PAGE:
Twitter Shortens Tweets with a URL by 2 Characters

PamMoore
Pam Moore Owner/Partner, Marketing Nutz, LLC

Posted on February 21st 2013

Twitter Shortens Tweets with a URL by 2 Characters

twitter shortened tweets by two characters

For those Twitter peeps who like to tweet urls: your tweets are going to get shorter.

Starting today, any tweet that includes a url will now be reduced by 2 characters. This takes it to 118 characters, or 117 for https links. This was first announced to the Twitter development community by Twitter in December. It’s just now being implemented and goes live today.

Such change is a result of Twitter’s t.co link wrapper. Since it extends the maximum length of a link wrapped by t.co from 20 to 22 characters for non-https URLs, and from 21 to 23 characters for https lengths, you now have less tweet landscape to work with.

For those new to Twitter or who don’t tweet a lot, it may not seem like a lot to you. However, for those who have been around the Twitter block, you know 2 characters can change a tweet considering we only have 140 total characters to work with anyway! Anyone who knows me -- a woman of many words, characters and tweets -- will know that I am not too happy with this change.

All applications that leverage the t.co wrapped lengths will now have to accomodate the new lengths.

When Twitter users post a link within a tweet, Twitter automatically wraps the link in their own proprietary wrapper (t.co). This happens even if another url shortener is used such as bit.ly and others. Twitter supports this method as they believe it helps keep the Twitter ecosystem safe and helps avoid computer viruses. There are obviously key benefits to them being able to track all urls for watching trends and enabling future monetization on such data in the future.

Do you think this change will impact how and what you tweet? Do you use the t.co shortener or a different one? Why do you use the shortener you use?

My opinion: I wish Twitter would figure out how to give us two characters instead of taking two away. What’s your 2 cents?

PamMoore

Pam Moore

Owner/Partner, Marketing Nutz, LLC

Half marketing, half geek, social media addict, CEO & Founder of Marketing Nutz @MktgNutz, entrepreneur, speaker, trainer, coach. Lover of strategy, ROI, Brand, God, Family, Friends, Beach & Life! 15+ years of experience helping small startups to Fortune 100 companies, budgets teeny tiny to big in both B2B and B2C markets build brand awareness, grow new markets, develop communities and master ROI across all mediums! Industries of expertise include high technology, non-profit & fundraising, green eco-friendly, enterprise data storage, professional services and storage management, real estate and home building, natural lighting, database analytics & modeling, online marketing, as well as web 2.0 ecommerce for online retailers. http://www.themarketingnutz.com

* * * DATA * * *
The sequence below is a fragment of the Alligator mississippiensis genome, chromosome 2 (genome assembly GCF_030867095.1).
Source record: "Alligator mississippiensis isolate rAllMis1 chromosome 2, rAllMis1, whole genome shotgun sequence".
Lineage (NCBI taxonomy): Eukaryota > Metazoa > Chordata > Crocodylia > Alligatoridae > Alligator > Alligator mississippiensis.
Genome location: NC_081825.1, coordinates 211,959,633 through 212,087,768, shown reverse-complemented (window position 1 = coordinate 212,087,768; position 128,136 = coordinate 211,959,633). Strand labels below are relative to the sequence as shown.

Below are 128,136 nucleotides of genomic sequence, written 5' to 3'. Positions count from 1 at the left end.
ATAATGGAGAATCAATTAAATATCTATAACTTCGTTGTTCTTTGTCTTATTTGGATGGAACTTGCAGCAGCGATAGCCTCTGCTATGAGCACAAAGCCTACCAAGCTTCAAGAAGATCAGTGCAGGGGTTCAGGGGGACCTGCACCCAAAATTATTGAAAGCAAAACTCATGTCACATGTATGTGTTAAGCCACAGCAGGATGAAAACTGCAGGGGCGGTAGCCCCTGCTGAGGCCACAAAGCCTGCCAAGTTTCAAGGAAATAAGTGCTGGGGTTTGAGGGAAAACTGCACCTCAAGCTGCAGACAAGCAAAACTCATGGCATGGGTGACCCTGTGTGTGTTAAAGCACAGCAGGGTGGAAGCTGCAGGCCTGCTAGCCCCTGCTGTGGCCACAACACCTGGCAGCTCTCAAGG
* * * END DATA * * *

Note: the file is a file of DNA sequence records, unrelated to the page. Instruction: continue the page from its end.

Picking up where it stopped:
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Comments

AndyFulton425
Posted on February 20th 2013 at 8:41PM

Do you know how many changes of this nature Twitter has made in the past? This is the only change to the basic tweeting functionality I can remember off the top of my head. Thanks for sharing this... you saved me a lot of confusion from my next visit to HootSuite.

aua745
Posted on February 21st 2013 at 5:34AM

Thanks for this - time to go into Hootsuite and check all the scheduled posts! I have to say that Twitter isn't as bad for making frequent, unnecessary changes as some other social networks can be. I refer to Facebook, of course.

This Twitter change does seem to be limiting, however. 140 characters should mean 140 characters. In an ideal world, the URL would not count as part of the character limit.

Rudy Luna
Posted on February 21st 2013 at 10:19AM

I'm in the boat with you! One of the biggest parts of my job is using Twitter to promote our company's events, and I do that by including a bit.ly to our event websites. Thanks for the news. I agree with Ahmed Ahmed, 140 characters should mean 140 characters, links excluded. 

makemyblogmoney
Posted on February 21st 2013 at 1:50PM

I don't know if I like this or not either.  With Twitter small real estate to update on, it's hard enough to mimimize tweets as it is now.  But I believe the end result will be the survival of the marketers that can handle this change by effectively adapting to its new style.

Heck, things are gonna change, and there's nothing we can do to stop them...you've either got to roll with it or go home.